Man in Apparent White Supremacist March Assault Pushes Boston for Clarity

Charles Murrell is asking Boston for videos and other documents from Saturday's apparent Patriot Front March, including copies of the police report, body camera footage from officers

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A local artist and activist is demanding action from Boston police after he was apparently assaulted by a group of white supremacists who marched in the city this weekend.

Charles Murrell, who is Black, spoke briefly after meeting with Mayor Michelle Wu, where he and a group of advisers called for an independent investigation around what they said is the failure of officers that were present to intervene during the assault or make arrests.



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They said they also asked for videos and other documents from that day, including copies of the police report, body camera footage from the officers that were there and any surveillance video that the city has collected.

"This is what every human being that lives in our country deserves," Murrell said in brief remarks.

He also noted that he was advocating against violence directed at any group: "We are living in a state where it's not condoned if Black Lives Matter are going out in the streets and beating people up, if my gay friends are going in the street and beating up straight people. That is not okay in this country; that is what the concern is about."

Murrell did not answer questions about what happened that day, but the musician did say he's "not able to do as much as I would like" after receiving hand injuries on Saturday.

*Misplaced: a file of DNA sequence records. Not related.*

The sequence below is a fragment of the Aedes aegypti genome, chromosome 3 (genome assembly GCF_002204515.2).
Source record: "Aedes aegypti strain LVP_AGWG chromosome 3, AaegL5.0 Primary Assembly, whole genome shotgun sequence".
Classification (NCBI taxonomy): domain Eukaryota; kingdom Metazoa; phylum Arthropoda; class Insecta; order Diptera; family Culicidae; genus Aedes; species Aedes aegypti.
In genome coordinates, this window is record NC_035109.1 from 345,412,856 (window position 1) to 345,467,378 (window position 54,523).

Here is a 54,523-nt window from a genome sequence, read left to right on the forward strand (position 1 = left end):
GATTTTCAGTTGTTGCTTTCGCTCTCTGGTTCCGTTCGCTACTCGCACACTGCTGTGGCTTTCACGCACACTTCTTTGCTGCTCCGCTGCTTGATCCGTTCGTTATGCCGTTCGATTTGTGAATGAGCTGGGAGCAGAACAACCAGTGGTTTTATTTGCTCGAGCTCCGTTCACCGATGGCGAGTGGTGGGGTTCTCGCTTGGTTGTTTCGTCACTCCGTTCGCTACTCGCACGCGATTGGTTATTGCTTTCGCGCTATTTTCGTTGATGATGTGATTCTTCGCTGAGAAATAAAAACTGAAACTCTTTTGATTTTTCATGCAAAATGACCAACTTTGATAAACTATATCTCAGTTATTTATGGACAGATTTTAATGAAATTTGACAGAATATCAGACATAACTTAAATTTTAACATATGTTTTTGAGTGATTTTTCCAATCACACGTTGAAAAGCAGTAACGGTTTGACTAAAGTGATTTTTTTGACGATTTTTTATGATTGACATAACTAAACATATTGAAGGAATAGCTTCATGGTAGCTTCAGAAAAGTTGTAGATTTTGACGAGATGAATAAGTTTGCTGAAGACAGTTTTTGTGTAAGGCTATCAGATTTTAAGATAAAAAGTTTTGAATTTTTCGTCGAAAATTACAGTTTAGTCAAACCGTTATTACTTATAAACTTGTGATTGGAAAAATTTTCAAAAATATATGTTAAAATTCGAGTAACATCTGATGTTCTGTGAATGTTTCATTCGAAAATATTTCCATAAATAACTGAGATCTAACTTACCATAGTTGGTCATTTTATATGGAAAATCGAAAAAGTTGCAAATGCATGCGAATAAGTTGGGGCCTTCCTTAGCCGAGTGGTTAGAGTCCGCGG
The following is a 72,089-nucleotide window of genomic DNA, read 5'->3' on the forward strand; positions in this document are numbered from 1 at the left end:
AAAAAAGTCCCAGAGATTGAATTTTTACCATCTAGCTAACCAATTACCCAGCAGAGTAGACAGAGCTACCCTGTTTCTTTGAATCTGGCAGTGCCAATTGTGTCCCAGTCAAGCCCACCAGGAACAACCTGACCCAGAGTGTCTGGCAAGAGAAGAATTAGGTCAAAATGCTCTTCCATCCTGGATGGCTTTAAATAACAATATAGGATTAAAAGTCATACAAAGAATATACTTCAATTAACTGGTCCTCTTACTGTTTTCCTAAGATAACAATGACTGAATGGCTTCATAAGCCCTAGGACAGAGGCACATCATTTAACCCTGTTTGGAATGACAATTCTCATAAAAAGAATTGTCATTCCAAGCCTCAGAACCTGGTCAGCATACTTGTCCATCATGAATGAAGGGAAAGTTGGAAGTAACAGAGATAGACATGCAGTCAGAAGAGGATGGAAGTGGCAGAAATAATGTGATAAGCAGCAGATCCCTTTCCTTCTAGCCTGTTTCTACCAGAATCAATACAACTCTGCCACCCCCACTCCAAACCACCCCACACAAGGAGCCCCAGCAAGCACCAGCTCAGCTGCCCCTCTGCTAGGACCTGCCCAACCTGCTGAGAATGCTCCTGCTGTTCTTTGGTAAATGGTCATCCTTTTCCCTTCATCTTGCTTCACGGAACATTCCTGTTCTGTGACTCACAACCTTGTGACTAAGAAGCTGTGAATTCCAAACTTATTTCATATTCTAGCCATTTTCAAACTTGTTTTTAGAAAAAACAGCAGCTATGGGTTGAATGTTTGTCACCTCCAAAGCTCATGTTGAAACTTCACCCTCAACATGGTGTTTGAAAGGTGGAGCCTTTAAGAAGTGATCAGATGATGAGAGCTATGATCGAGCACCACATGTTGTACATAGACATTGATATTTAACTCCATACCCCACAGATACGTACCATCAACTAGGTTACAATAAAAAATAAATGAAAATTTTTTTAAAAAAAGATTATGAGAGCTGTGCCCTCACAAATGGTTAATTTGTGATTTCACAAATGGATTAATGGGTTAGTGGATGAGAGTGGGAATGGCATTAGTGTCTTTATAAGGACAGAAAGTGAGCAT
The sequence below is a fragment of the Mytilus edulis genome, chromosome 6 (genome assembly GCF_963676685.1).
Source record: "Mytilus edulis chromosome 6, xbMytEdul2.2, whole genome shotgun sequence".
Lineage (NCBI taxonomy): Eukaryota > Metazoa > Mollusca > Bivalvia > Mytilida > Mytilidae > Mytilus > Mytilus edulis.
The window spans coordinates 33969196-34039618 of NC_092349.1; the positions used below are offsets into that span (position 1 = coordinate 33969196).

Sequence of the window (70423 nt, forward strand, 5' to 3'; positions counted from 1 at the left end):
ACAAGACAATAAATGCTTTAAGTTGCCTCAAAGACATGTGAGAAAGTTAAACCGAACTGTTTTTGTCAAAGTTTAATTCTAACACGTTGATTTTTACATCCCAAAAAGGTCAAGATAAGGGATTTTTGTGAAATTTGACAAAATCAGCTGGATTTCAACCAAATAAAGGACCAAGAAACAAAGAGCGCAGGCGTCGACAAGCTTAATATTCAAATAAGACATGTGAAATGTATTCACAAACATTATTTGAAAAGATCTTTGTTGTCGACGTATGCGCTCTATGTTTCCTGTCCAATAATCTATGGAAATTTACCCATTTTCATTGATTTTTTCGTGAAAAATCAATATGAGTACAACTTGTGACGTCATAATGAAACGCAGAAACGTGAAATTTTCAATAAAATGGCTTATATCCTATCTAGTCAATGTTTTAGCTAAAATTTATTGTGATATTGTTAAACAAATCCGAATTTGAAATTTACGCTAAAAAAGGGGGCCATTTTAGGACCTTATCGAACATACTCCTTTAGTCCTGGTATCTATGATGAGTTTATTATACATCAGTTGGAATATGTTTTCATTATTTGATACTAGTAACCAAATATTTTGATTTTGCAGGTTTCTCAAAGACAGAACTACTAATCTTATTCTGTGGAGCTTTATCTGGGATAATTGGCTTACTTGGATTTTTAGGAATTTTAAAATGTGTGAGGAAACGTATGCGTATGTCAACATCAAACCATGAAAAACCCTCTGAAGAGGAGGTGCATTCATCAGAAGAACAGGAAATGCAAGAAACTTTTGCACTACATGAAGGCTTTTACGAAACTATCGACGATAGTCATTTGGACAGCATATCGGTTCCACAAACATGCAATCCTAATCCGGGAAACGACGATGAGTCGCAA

Boston Mayor Michelle Wu and U.S. Attorney Rachel Rollins spoke out against hate and vowed investigations after dozens of people in white supremacist group Patriot Front held a march in Boston.

Wu promised to look into the group's requests, according to Murrell's advisers, who said the meeting went well.

Wu and top local and federal law enforcement officials have presented a united front against hate after the march and vowed to investigate any crimes that took place, but have pointed out that the First Amendment allows hate groups to say many objectionable things, up to a point.

Boston Police Department Superintendent-in-Chief Greg Long said Tuesday that his officers "did not witness" the alleged assault but are reviewing video recovered.

"There's a lot of detectives assigned to that in an effort to identify those individuals involved in this assault. If we're able to make identifications, if people's faces are visible -- we have mechanisms to try to identify those people," Long said. "Whether they're out of state or local people, there will be charges brought."

Suffolk County District Attorney Kevin Hayden said Tuesday that his office is working closely with the Boston Police Department's civil rights unit on their investigation into the march, which he called "repugnant."

Photos and videos posted to social media showed dozens of protesters marching under the banner of the Patriot Front, characterized by the Anti-Defamation League and the Southern Poverty Law Center as a white supremacist group.

A group of white supremacists marched through Boston over the weekend. Local leaders have denounced the action but members of the Black community say that falls short.

Wu has said the city had no advance intelligence about the demonstration, and New England Anti-Defamation League Director Robert Trestan told NBC10 Boston the groups are known for flash demonstrations.

"You don’t really know until they show up, so there are certainly some lessons to be learned if it happens again," he said. "You also want to make sure that you’re not provoking a confrontation. So groups like this, they're looking for a provocation. Marches like this can be a form of intimidation."

The group has recently made appearances across the country. More than two dozen members were arrested last month in Idaho when they allegedly targeted a Pride festival.

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